Before You Lean In, Own Your Space

Fifteen months ago, Sheryl Sandberg‘s book Lean In: Women, Work, and the Will to Lead came out and took the country by storm. Grounded in research and filled with personal anecdotes, the book sparked a national conversation about power, privilege, and the distribution of responsibilities between women and men in the workplace and at home. I’ve spoken with many people (mostly women but also a few men) who were inspired by the book and just as many who felt it contained useful insights but fell short in important ways. In this post, I’d like to share the very first reaction I had to the book and why I think it’s relevant to all of us.

Women exec upright on table

My reaction to the book began with the title. What does it mean to “lean in?” Sandberg recommends this to women as an alternative to leaning back—in the Board room and around conference tables where important decisions are made. Leaning in means speaking up, stepping forward, and being willing to take on jobs with loftier titles and bigger responsibilities. To me, this is valuable advice to women who aim for larger impact and recognition. It’s also useful for the smaller but still significant percentage of men who hold back and remain quiet when the stakes are high.

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As a metaphor for claiming your place at the table, leaning in works well.

However, on a purely physical level, leaning in strikes me as woeful advice. When you lean your body in, the upper half moves forward before the lower half. It’s a posture of imbalance, one that actually diminishes your power and flexibility in responding to life’s challenges. Instead of leaning in, why not simply sit or stand upright? If you watch many powerful leaders around the very conference tables Sandberg describes, you’ll find they are neither leaning back nor leaning forward but upright. They hold the same posture while standing or walking. This posture evokes respect because it conveys composure and unflappability. When you stand upright, the message you are sending to yourself and others is clear:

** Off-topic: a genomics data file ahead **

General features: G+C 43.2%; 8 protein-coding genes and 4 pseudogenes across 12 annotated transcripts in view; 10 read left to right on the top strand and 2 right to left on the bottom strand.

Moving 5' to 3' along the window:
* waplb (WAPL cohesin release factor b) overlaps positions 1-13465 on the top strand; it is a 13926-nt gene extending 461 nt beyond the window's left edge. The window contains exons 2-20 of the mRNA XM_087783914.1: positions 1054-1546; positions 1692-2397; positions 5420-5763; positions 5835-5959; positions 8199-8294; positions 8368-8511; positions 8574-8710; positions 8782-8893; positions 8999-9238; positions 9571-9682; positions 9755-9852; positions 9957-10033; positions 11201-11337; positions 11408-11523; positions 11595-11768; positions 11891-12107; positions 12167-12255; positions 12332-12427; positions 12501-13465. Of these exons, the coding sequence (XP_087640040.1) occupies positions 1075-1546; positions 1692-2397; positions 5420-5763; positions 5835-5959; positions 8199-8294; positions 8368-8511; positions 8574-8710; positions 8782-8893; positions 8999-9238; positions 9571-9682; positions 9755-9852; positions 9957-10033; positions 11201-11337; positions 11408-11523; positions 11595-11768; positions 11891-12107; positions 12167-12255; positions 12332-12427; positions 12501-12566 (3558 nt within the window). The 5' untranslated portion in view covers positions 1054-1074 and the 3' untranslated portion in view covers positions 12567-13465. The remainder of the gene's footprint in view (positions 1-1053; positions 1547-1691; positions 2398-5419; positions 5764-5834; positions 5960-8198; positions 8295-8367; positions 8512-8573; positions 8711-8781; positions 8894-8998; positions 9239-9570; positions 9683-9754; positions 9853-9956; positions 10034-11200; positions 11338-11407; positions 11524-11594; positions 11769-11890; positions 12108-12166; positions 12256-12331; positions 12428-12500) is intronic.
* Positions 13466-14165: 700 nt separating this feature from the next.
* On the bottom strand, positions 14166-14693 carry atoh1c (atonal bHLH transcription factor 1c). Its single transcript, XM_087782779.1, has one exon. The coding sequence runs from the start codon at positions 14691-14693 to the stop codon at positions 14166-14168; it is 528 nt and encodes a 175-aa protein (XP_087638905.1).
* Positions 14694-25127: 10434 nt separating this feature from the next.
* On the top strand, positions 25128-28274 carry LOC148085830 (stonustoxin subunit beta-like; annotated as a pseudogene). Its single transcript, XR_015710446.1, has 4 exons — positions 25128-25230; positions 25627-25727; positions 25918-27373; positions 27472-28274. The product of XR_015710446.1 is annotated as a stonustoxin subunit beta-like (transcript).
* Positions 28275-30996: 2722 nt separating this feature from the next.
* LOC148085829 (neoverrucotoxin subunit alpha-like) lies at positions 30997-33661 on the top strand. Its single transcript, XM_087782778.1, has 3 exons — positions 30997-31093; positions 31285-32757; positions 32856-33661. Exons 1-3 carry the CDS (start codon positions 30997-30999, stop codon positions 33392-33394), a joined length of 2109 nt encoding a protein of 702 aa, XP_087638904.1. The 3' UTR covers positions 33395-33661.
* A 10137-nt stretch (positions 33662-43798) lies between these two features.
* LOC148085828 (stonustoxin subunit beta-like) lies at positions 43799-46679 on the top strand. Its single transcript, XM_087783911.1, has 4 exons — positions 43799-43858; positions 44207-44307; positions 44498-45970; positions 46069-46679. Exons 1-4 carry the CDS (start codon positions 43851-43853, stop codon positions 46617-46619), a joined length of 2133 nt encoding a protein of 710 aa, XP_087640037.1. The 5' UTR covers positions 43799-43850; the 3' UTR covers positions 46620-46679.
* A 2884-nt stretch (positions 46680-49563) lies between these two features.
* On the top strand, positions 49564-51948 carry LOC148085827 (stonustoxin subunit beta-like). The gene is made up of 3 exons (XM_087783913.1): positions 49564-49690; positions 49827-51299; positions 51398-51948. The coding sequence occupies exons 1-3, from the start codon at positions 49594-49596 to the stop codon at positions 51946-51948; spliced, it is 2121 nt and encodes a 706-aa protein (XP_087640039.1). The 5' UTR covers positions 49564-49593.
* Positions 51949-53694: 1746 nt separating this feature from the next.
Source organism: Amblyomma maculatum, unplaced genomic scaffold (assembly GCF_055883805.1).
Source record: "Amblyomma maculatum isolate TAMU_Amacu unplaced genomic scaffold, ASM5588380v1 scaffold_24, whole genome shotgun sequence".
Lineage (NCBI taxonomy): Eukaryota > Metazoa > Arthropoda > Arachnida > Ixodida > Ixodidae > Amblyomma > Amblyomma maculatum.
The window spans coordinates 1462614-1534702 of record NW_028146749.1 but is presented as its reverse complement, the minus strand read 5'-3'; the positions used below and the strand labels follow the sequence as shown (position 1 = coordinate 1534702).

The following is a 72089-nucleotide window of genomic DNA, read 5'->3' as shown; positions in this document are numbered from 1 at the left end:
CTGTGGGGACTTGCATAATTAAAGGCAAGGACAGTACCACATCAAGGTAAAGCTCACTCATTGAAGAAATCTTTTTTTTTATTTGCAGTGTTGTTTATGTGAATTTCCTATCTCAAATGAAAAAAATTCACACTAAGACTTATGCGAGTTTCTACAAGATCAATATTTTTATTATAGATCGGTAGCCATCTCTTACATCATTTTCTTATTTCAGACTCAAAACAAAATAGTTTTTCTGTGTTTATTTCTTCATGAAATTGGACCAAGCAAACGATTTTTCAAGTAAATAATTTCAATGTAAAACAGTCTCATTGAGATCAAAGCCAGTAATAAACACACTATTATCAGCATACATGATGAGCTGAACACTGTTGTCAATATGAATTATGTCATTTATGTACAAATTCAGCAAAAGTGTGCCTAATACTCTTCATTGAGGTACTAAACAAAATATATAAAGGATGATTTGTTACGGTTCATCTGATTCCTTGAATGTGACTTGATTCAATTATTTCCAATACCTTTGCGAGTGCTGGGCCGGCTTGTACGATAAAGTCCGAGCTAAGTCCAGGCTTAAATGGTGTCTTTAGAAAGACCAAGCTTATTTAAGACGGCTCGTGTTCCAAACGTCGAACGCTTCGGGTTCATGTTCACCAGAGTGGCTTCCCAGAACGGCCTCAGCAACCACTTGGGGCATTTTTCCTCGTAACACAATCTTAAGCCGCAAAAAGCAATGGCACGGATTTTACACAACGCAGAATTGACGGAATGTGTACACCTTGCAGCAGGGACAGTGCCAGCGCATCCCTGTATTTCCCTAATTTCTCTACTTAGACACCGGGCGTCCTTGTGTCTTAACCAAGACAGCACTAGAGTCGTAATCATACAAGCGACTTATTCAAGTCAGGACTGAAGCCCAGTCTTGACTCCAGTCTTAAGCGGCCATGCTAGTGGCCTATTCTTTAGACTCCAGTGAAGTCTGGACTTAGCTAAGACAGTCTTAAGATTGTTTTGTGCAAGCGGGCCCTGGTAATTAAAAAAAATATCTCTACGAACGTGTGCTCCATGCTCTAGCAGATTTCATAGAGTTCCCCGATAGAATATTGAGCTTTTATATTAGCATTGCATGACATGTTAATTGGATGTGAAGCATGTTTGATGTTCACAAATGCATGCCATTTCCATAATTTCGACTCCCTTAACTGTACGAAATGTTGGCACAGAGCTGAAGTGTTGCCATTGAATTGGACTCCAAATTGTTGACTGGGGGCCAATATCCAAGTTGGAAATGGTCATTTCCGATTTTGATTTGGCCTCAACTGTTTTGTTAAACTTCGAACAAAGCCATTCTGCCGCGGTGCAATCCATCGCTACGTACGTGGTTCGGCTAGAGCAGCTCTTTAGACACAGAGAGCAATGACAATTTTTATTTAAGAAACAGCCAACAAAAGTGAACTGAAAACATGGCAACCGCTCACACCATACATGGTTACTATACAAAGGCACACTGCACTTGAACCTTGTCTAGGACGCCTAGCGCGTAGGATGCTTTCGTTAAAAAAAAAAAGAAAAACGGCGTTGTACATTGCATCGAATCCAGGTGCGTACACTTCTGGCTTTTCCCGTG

I own this space.

Wherever you go and whatever you are doing, you have a right to be there. You belong. This is not something that other people can give you. It’s something that you claim for yourself by the way you hold your body, the words you use, and the full expression of your presence.

I own this space.

Explore the concept now. Imagine a circle around you that extends two feet in front of you, two feet behind you, and two feet to each side. This is your space. You don’t have to ask anyone for permission to be here. It is yours.

I own this space.

Many women apologize for being where they are. “I’m sorry,” they say, while crossing paths with people at the grocery store, walking past others in a narrow aisle at the library, or moving their chair so someone can walk by in the conference room. It’s an innocent remark, often made habitually and unconsciously. It seems like a polite alternative to “excuse me.” Except that it’s not. Unless you bump into someone or step on their foot and it’s clearly your doing, “I’m sorry” means that you belong in this space less than the other person. This is a subtle yet severe diminishment of your power, one whose impact grows through repetition. In most situations with most people, there is no need to apologize.

I own this space.

Ironically, it’s also great advice for men who have no trouble being assertive. You own the space around you—and only that. You do not own the space around women—or other men. When you interrupt a women who is speaking or claim credit for her idea as your own, you do damage not only to women, but to the world as a whole. A world in which people, women or men, don’t feel like they own their space is less safe, less productive, and less thriving than one in which all of us own our own space.

This is why, when I first saw the cover of Sheryl Sandberg’s book, and every time I hear someone talk about it today, a simple thought crosses my mind:

Before you lean in, own your space.